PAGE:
An intermediate is prepared by reacting at 145°-150° C. for 10 hours 2215 parts of the polybutene-substituted phenol described in Example 1 and 137 parts 50 percent aqueous glyoxylic acid (Aldrich) in the presence of 1.5 parts paratoluene sulfonic acid for a period of 10 hours, collecting 91 parts water in a Dean-Stark trap. The saponification number of this product is 25.3.
To another reactor are charged 1145 parts of the foregoing reaction product and 36.5 parts of a mixture of commercial ethylene polyamines having from 3 to about 10 nitrogen atoms per molecule and a nitrogen content of about 35 percent. The materials are heated under nitrogen to 155° C. and held at 155°-160° C. for 8 hours, collecting 3.3 parts water in a Dean-Stark trap. The mixture is heated further to 170° C. and held at 170°-185° C. for 2 hours. Xylene (495 parts) is added and the solution is vacuum filtered employing a diatomaceous earth filter aid.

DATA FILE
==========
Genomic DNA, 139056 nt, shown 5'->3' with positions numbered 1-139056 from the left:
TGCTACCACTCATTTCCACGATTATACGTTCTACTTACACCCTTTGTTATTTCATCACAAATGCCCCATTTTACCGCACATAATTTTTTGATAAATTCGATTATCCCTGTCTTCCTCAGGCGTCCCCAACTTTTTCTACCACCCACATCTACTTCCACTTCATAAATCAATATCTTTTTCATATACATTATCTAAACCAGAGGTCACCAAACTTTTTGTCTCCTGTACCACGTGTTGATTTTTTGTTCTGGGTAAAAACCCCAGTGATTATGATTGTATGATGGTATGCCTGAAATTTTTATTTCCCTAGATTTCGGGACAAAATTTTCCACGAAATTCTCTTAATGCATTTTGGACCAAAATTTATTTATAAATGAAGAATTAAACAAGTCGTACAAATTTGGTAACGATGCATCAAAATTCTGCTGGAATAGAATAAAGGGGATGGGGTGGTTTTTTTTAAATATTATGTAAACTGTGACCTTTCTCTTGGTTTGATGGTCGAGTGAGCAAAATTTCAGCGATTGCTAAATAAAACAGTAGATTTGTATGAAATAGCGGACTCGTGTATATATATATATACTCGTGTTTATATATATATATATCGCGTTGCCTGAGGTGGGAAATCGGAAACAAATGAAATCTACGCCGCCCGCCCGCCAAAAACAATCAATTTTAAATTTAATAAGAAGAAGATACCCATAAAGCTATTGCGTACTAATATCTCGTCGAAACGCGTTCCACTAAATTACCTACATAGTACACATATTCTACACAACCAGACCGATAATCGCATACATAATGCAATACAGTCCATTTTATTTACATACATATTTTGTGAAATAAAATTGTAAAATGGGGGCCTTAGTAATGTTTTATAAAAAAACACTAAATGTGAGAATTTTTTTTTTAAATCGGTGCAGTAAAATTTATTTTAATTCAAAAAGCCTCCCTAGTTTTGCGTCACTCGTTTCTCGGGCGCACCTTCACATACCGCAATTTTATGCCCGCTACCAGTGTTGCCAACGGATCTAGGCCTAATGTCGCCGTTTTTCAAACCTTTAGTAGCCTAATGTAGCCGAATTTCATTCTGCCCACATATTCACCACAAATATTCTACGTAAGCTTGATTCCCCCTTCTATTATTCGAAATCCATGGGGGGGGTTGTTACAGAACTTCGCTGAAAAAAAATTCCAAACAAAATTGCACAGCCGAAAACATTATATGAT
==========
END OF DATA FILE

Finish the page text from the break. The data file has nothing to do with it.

The process of Example 2 is repeated employing 1050 parts of the polybutene-substituted phenol-glyoxylic acid reaction product, 20.9 parts of the amine mixture and 356 parts xylene.
A reactor is charged with 2222 parts of the polybutene substituted phenol and 146 parts of the 50 percent aqueous glyoxylic acid described in Example 1, 1.5 parts paratoluene sulfonic acid monohydrate and 600 parts by volume xylene. The materials are heated under nitrogen at reflux (170° C. maximum) for 7 hours, collecting 103 parts water in a Dean-Stark trap. The materials are cooled to 25° C., followed by addition of 208.5 parts of ethylene polyamine bottoms identified as HPA-X (Union Carbide), which has an equivalent weight, per nitrogen, of 40.5. Following refluxing at 170° C. maximum for 12 hours, the materials are vacuum stripped to 170° C. over 3 hours, 1666 parts mineral oil diluent are added and the oil solution is filtered employing a diatomaceous earth filter aid at 140°-150° C.